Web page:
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Coach, Inc. Undergoes Major Rebrand, Changes Its Name And Logo To Tapestry
By Mikelle Leow, 12 Oct 2017
Image via WestportWiki (Creative Commons 3.0)
Coach, Inc., a prominent New York-based house of luxury brands, announced on Wednesday that it will be changing its name to Tapestry, Inc. The rebrand will take effect on 31 October 2017.
With 76 years of experience and three brands—Coach, Kate Spade, and Stuart Weitzman—under its belt, the company felt it was time to define its shape as a multibrand entity with distinct personalities, rather than let itself be ruled by a single brand. CEO Victor Luis told The New York Times:
“It’s a wonderful metaphor for what we believe in, which is individual threads of different colors all working together to create a picture.”
He explains in a press release, “We are now at a defining moment in our corporate reinvention, having evolved from a mono-brand specialty retailer to a true house of emotional, desirable brands, all leveraging our strong operational foundation. Each of our brands has a unique proposition… At the same time, our brands are also built upon the shared values of optimism, inclusivity and innovation.”
Coach, Inc. was in partnership with branding firm Carbone Smolan Agency through every aspect of the rebrand.
The new name, Tapestry, Inc. is reflective of the values shared between the company’s acquired brands. “We searched for a name to reflect these values while also expressing the cultural diversity of our people and our brands for today and tomorrow,” Luis says.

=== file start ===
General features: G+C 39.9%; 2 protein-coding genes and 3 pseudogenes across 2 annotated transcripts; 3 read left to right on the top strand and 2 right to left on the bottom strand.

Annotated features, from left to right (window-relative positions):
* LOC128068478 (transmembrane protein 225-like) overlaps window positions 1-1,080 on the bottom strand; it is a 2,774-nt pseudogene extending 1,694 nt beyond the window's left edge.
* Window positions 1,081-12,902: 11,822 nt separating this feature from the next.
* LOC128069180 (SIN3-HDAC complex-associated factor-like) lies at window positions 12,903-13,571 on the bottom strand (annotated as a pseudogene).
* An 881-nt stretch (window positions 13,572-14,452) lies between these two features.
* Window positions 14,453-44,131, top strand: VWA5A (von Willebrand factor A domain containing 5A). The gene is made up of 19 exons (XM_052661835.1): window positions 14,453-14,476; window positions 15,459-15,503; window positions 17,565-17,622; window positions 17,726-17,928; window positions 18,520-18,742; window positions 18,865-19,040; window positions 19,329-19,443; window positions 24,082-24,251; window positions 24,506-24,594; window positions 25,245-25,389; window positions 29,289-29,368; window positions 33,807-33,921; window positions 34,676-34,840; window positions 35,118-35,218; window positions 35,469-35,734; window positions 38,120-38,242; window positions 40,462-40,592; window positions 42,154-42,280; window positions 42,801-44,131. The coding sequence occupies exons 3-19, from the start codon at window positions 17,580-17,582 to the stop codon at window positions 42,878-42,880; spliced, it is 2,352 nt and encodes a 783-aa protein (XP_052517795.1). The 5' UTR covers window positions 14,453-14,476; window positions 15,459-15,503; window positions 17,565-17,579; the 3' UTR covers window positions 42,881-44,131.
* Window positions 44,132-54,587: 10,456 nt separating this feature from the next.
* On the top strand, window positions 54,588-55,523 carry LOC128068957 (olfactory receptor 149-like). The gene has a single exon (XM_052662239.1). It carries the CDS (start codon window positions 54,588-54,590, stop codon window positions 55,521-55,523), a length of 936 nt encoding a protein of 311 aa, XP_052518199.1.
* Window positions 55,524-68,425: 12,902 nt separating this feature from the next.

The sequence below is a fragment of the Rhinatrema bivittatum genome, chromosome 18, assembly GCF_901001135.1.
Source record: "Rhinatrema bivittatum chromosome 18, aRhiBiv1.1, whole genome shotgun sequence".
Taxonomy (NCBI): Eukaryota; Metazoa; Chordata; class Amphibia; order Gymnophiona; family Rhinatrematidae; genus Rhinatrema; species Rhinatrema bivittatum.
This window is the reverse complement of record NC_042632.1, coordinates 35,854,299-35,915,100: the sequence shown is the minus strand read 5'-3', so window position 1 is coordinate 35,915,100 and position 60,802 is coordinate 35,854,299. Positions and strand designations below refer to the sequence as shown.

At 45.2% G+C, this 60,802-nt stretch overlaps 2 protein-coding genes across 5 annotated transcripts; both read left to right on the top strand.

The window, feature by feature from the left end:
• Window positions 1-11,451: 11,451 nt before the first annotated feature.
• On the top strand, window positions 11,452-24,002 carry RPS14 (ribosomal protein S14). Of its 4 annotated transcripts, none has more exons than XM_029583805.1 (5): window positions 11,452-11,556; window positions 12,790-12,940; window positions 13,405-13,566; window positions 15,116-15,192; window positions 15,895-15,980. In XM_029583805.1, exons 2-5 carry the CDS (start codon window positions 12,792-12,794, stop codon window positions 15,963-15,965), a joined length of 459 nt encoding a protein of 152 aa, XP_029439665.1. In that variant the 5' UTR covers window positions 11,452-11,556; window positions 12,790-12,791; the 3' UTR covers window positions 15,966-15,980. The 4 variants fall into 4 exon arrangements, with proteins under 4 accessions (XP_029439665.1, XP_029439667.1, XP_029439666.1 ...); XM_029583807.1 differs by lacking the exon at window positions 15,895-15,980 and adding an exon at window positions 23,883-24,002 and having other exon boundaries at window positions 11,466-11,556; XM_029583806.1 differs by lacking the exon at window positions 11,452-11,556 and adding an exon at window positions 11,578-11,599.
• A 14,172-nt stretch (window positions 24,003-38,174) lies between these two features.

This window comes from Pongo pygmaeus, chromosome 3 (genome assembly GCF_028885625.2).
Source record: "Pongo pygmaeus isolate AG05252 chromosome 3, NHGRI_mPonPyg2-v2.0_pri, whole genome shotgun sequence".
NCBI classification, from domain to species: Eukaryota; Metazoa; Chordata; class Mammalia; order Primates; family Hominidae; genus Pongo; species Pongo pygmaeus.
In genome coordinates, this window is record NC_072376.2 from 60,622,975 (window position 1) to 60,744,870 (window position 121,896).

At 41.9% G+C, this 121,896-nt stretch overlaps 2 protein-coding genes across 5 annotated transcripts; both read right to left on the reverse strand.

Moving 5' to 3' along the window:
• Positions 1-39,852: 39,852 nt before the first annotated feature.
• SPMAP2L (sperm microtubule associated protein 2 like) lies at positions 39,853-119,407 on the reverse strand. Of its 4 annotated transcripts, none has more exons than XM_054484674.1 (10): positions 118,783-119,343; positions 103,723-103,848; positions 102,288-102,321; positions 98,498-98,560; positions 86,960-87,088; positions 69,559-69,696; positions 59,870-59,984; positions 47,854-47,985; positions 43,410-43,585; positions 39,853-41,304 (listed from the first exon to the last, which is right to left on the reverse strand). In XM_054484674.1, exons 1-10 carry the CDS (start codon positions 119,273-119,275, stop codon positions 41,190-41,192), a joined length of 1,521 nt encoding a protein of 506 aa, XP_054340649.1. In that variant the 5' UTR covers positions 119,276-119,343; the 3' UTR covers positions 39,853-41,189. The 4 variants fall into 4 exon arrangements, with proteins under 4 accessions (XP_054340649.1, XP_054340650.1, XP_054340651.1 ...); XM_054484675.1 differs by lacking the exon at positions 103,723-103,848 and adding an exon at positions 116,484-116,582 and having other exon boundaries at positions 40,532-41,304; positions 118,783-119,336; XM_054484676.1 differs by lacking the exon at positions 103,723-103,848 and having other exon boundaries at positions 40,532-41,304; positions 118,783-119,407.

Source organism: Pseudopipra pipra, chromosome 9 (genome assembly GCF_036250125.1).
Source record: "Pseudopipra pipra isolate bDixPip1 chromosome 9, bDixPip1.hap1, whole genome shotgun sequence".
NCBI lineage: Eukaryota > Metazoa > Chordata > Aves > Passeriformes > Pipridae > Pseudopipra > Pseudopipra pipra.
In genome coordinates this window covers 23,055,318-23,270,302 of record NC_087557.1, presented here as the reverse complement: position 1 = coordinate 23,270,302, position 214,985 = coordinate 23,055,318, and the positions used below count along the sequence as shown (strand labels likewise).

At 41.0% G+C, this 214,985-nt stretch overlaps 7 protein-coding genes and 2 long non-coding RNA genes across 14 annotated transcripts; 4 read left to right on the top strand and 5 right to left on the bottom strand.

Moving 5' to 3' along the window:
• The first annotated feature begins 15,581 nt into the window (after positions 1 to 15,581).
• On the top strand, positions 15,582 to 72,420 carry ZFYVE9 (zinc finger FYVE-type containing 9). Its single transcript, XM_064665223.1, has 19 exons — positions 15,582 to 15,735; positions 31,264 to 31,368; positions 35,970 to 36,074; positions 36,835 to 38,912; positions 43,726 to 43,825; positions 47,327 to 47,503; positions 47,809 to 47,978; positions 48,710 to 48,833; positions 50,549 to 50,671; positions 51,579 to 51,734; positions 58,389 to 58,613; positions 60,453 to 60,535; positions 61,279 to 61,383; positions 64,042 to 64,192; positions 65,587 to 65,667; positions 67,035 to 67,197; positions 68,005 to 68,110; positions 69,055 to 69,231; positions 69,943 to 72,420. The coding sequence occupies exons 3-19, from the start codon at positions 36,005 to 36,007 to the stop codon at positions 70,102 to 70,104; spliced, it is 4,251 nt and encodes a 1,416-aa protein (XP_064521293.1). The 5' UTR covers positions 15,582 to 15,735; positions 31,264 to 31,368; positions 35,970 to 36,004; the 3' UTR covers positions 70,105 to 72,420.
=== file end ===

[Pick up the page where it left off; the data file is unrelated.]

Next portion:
“In Tapestry, we found a name that speaks to creativity, craftsmanship, authenticity and inclusivity on a shared platform and values… The name embodies our creative brand-led and consumer-focused business, while also representing the deep heritage of the group.”
“Most importantly, we are establishing a strong and distinct corporate identity, which enables our brands to express their individual personalities and unique language to consumers.”
Luis sums up the new name as something that “wasn’t too corporate-y or made up, that was easy for everyone to understand.”
None of the luxury house’s acquired brands will undergo identity or aesthetic changes, which means Coach will still keep its iconic logo.
Composite image by DesignTAXI. Background images via Business Wire
[via HYPEBEAST and The New York Times, images via various sources]
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